Medicine didn’t become a major discipline for Greeks until around 300 BC when Hippocrates, often called the Father of Modern Medicine, applied logic to help understand various diseases and how to cure them. In some ways, however, he simply built on the theories created by the people who came before him, such as Pythagoras. Even before that, however, the subjects of medicine and healing made their way into Greek mythology. Here’s an overview of how the Ancient Greeks approached this topic.
Medicine in Greek Mythology
The very fact that the subject of medicine made its way into Greek mythology shows that the people were concerned about their bodies. In general, they believed that the discipline was a Divine Art and one that was gifted to them by the gods. For example, Gaia, the goddess who birthed the earth, represents healing. The Ancient Greeks believed that by living in synergy with the earth, it would keep them healthy. Other gods and goddesses associated with healing include Apollo, Hygeia, and Hermes.
Drawing From Ancient Knowledge
By the time the Ancient Greeks became interested in medicine, the Ancient Egyptians already had a large well of knowledge to draw on. Most scholars now agree that the Ancient Greeks used what the Egyptians already knew and improved upon it. Many of their physicians wrote their findings and recipes on papyri and somehow, the Greeks managed to learn from them. How they came by these writings, however, is unknown.
There were several early physicians who had an impact in ancient medicine in Greece. Here’s an overview:
Pythagorus. Aside from being an important mathematician, he was also a physician and would travel throughout Greece in an effort to heal those who were sick.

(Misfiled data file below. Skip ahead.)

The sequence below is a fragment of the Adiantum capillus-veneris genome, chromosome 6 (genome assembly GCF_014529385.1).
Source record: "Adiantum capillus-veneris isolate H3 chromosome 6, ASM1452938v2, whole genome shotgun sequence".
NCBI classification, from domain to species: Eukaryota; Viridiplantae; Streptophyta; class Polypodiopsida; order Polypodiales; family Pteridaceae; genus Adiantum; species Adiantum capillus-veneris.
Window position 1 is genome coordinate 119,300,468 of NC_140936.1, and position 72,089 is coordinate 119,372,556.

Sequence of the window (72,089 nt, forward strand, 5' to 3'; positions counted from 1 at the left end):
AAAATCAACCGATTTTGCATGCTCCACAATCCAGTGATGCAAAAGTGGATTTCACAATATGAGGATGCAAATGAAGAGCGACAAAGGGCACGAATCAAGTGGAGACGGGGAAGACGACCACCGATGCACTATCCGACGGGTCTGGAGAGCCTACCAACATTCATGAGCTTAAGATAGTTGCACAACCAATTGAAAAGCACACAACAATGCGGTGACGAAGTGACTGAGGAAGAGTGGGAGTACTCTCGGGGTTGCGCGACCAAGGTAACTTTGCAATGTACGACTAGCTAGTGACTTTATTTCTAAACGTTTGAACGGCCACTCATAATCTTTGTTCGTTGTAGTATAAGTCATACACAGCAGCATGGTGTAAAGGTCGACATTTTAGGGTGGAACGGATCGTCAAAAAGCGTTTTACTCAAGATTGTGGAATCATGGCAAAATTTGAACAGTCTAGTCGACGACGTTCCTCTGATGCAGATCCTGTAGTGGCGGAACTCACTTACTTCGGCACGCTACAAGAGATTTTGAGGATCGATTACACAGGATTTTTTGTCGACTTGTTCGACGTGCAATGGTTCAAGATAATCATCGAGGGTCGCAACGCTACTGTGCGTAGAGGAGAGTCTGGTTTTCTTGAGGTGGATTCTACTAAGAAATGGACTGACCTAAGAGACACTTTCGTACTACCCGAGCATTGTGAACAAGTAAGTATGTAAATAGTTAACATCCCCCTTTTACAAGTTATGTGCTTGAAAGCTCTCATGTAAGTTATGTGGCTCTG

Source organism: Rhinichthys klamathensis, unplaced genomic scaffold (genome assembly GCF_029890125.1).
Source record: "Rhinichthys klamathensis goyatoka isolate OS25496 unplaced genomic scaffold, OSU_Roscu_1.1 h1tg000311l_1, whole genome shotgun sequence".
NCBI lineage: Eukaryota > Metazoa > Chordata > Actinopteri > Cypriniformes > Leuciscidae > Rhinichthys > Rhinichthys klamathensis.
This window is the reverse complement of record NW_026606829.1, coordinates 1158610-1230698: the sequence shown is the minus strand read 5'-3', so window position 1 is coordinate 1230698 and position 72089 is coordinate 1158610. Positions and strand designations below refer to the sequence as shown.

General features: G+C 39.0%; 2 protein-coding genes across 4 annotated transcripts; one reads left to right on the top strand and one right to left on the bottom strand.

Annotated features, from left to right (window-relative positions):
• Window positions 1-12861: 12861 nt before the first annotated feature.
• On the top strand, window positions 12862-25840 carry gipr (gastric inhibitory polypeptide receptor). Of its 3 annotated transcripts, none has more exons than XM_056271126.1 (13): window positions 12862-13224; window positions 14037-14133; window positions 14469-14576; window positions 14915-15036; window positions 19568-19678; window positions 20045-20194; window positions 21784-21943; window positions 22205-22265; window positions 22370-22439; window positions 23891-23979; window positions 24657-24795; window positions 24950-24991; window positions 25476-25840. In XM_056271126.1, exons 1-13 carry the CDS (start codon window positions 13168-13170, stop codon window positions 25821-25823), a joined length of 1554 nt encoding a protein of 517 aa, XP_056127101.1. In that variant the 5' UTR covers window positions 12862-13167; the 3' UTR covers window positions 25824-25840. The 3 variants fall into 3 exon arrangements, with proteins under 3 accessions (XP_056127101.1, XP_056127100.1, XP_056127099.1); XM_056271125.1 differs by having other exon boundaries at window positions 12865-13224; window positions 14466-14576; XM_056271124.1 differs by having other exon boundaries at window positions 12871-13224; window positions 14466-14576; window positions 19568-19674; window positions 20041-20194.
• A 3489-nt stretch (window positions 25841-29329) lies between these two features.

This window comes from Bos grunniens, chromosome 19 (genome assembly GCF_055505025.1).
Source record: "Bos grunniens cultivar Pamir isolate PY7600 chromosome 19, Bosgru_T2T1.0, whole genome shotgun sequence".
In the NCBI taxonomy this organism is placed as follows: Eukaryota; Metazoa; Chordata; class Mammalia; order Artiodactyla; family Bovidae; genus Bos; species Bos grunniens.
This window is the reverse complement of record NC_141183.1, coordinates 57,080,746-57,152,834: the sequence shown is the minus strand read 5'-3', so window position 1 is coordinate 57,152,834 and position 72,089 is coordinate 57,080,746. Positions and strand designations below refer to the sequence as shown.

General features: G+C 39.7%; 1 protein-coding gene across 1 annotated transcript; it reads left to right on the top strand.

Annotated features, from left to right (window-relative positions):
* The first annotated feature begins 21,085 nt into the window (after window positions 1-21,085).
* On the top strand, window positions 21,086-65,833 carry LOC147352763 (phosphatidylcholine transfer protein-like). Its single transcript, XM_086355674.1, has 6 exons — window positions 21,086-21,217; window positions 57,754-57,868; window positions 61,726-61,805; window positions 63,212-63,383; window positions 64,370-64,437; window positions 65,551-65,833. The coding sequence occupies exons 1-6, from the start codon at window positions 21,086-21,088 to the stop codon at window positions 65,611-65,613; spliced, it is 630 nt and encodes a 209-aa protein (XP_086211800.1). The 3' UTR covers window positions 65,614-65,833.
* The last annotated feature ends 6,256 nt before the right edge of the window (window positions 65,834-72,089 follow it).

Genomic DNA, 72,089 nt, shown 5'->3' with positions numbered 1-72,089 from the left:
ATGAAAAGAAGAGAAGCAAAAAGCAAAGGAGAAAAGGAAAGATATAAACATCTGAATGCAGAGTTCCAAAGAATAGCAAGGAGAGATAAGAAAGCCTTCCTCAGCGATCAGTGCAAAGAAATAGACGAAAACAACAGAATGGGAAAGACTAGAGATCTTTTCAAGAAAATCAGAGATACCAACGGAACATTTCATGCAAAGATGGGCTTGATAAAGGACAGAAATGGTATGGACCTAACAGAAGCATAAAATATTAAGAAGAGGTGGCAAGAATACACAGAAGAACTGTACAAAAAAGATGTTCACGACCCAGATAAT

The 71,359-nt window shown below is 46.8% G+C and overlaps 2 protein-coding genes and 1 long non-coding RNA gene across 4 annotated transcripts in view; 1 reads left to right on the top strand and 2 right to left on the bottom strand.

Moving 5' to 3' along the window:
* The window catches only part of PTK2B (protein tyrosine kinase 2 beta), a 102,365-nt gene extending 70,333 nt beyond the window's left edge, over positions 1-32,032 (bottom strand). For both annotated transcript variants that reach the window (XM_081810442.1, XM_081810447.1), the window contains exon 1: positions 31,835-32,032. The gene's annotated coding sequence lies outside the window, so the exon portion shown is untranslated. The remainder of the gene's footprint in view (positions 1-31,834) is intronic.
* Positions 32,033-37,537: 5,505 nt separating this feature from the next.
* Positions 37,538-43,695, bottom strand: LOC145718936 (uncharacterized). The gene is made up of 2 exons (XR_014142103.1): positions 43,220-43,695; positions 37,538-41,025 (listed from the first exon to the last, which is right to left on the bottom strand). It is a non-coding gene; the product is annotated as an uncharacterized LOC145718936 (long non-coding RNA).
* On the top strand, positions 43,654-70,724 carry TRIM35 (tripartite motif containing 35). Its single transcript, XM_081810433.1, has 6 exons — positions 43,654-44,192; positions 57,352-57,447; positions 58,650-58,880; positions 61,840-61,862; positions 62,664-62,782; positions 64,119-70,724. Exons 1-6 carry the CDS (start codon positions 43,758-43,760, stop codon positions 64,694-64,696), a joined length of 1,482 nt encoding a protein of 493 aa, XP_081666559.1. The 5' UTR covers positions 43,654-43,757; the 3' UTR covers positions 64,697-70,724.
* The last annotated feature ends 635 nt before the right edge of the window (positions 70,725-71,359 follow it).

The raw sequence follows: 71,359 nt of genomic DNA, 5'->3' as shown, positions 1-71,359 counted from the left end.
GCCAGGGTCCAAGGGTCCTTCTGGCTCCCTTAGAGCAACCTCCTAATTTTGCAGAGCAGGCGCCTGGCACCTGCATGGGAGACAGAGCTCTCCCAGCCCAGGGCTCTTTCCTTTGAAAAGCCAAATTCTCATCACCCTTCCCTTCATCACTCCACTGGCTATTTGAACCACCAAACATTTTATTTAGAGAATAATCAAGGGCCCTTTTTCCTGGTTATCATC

Empedocles. Came up with the Theory of the Four Elements, which states that everything in the universe is comprised of fire, air, earth, and water.
Thales. He theorized that all life originated from water. His theory was referred to as “biogenesis”.
Alcmaeon. In many ways, he was the founder of modern metabolic theory. He believed that when the systems of the body are out of synch, diseases might develop.
Though early Greek physicians made an impact in the way healing was perceived, it was really Hippocrates who is looked at as the founder of modern medicine because he was the first to really treat it as a rational discipline. Prior to his influence, most physicians seemed to think that healing had its roots in magic.
Hippocrates believed that disease was natural and that in order to combat disease, the physician needed to encourage the systems of the body to heal it. The goal is to encourage the body to develop back into a state of harmony, thus promoting healing. He is famous for having said, “Let food be your medicine, and medicine be your food.” He believed that our daily habits, such as what we eat, determined our overall state of health.
Today, Hippocrates’ influence is still prevalent amongst physicians. In fact, before they are even allowed to practice, most recite the Hippocratic oath, which outlines an ethical standard that physicians still follow today.
Sourced through Scoop.it from: www.greekboston.com